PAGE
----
Her two sons were abducted in 1994 by her ex-husband. Forty thousand children were reported missing in the UK last year; 1,300 remained missing two weeks after their absence was reported.
To raise public awareness of PACT, the issue of parental abduction of children and the charity's efforts to resolve kidnap situations. To ensure media attendance at the launch and gain coverage. To generate publicity for the Police National Missing Persons Bureau's freephone (0808 100 8777) and the police website (http://uk.missingkids.com).
Strategy and Plan
On 13 March, Lady Meyer launched PACT's public awareness campaign. Ogilvy PR co-ordinated media relations in the week prior to and following the launch. Its public affairs practice set up a press office to distribute press releases, background materials and news alerts. PA head Nick Archer and account director Tom Howard-Vyse acted as contacts for journalists and co-ordinated the interviews and the media briefing.
The day before, embargoed interviews were conducted with media including BSkyB, Reuters, IRN and GMTV.
On launch day, interviews commenced with Sky Sunrise at 6.30am. National press, national and regional radio, national TV, newswires and political diaries all conducted interviews.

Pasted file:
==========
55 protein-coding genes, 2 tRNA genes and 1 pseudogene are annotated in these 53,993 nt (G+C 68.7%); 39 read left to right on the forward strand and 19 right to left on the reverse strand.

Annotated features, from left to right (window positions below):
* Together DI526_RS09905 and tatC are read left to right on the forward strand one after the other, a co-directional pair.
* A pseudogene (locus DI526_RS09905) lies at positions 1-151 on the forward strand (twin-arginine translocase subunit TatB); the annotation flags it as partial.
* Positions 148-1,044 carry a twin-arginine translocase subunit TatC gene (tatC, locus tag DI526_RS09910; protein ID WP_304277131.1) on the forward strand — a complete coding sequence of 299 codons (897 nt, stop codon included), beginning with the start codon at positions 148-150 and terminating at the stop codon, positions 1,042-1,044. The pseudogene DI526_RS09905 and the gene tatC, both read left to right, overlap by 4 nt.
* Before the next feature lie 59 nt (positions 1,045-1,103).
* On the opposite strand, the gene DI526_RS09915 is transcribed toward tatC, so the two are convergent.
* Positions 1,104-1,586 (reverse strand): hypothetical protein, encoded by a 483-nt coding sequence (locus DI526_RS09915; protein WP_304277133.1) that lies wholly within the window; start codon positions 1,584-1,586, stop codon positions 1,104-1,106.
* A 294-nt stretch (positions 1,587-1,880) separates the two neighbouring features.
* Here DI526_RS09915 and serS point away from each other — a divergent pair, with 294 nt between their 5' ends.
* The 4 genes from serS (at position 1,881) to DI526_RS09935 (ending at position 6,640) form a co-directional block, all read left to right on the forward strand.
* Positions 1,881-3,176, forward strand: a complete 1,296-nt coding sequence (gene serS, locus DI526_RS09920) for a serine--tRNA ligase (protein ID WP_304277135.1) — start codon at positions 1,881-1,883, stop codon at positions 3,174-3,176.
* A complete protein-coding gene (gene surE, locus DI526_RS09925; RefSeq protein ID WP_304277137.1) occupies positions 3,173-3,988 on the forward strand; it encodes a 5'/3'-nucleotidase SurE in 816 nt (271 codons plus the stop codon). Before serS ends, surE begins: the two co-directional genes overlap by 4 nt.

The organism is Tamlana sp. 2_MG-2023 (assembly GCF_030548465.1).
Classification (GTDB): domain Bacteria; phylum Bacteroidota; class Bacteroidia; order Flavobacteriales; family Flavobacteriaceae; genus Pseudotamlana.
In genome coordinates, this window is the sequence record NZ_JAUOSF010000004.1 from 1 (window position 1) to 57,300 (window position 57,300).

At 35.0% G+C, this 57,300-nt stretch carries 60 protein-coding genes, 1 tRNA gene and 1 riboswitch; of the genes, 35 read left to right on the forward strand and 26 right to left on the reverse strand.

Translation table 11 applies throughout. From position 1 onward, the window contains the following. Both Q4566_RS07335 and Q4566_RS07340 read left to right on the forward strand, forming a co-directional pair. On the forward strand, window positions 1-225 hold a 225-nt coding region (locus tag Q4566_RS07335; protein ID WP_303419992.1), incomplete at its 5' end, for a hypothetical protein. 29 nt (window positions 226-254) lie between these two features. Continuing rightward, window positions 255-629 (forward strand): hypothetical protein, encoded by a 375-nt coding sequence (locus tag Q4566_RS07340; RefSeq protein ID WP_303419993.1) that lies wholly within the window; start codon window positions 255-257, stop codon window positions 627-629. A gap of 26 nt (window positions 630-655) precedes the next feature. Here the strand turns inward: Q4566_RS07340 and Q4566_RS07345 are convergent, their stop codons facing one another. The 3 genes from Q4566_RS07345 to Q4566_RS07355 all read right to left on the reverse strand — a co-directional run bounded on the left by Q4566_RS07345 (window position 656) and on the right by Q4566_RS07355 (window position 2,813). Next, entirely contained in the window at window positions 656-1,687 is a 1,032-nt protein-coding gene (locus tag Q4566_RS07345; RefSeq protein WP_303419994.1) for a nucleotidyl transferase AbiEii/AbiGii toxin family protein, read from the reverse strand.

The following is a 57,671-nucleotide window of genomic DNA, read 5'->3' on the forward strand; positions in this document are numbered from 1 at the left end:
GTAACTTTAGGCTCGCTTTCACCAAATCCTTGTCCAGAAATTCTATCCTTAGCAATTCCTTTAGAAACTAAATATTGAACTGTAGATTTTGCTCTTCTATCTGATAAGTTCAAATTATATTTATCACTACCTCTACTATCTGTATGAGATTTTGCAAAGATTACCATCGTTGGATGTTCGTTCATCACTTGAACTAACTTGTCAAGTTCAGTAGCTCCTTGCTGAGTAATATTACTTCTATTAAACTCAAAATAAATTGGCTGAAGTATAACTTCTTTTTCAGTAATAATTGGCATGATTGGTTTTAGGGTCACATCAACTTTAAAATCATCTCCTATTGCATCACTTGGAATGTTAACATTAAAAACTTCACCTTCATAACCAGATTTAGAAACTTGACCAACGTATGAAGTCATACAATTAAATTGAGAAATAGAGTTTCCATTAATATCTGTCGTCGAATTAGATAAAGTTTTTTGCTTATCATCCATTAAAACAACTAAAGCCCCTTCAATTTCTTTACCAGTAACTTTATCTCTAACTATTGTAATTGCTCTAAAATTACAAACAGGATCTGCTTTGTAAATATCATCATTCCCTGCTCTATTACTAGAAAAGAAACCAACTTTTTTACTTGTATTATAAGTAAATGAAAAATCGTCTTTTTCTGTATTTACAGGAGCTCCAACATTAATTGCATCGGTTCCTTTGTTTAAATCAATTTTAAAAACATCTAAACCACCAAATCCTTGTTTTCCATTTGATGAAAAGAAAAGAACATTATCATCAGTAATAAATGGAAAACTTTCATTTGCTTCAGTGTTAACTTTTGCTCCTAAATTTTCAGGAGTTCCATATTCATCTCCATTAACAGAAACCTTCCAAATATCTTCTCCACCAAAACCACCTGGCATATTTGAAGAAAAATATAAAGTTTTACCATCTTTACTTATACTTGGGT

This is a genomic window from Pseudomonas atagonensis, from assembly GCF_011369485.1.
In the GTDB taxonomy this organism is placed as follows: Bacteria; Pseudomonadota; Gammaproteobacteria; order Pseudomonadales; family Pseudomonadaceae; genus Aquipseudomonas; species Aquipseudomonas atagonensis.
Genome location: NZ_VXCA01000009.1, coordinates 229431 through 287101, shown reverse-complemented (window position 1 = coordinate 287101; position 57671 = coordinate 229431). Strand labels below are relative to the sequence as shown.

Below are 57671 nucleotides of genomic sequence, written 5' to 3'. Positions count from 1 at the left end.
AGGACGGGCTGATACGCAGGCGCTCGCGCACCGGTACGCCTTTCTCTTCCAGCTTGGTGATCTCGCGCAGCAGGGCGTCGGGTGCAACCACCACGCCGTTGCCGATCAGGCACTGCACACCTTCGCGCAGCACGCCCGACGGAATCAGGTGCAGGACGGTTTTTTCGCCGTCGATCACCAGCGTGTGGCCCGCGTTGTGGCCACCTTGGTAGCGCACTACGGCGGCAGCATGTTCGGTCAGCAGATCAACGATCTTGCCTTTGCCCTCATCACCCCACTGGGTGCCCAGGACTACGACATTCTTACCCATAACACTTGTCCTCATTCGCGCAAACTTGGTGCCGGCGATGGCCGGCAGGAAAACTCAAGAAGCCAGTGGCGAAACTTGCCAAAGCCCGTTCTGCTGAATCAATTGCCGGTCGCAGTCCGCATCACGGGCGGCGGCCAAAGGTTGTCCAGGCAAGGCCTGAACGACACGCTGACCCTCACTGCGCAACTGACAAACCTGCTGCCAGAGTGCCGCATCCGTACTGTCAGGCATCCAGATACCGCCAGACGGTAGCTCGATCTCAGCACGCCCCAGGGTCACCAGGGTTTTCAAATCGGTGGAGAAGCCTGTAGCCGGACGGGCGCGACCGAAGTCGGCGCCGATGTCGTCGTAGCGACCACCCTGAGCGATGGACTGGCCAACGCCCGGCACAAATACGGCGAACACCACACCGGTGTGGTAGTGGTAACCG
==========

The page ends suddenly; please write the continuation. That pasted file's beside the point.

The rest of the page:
Ogilvy hosted a photocall at Tesco's flagship store on Cromwell Road in London.
It featured representatives from all parties: Commander Richard Bryan, Association of Chief Police Officers; Chief Inspector Tim Bonnett, National Project Manager of the missingkids website; Lady Meyer; and Ivor Lawrence, Tesco store manager. Meyer, Bryan, Bonnett and Tesco spokesperson John Church were made available for interview. Ogilvy ensured the launch was reported on www.epolitix.com, the portal for politicians and the media.
Measurement and Evaluation
GMTV ran a news item on the morning of the launch. More than 90 per cent of media covering the story interviewed PACT and disseminated the contact information.
The photocall was attended by three photographers from the nationals and one to syndicate images to the regional press. TV crews from Sky and ITN also attended.
Interviews continued for the rest of the week, culminating with features in The Independent and the Daily Mail.
All PACT's target media were hit. None of the media interviews confused PACT's agenda with the unassociated news story of Sarra Fotheringham.
Immediate results included a rise in the number of calls to the National Missing Persons Bureau phone line. Hits on missingkids also increased.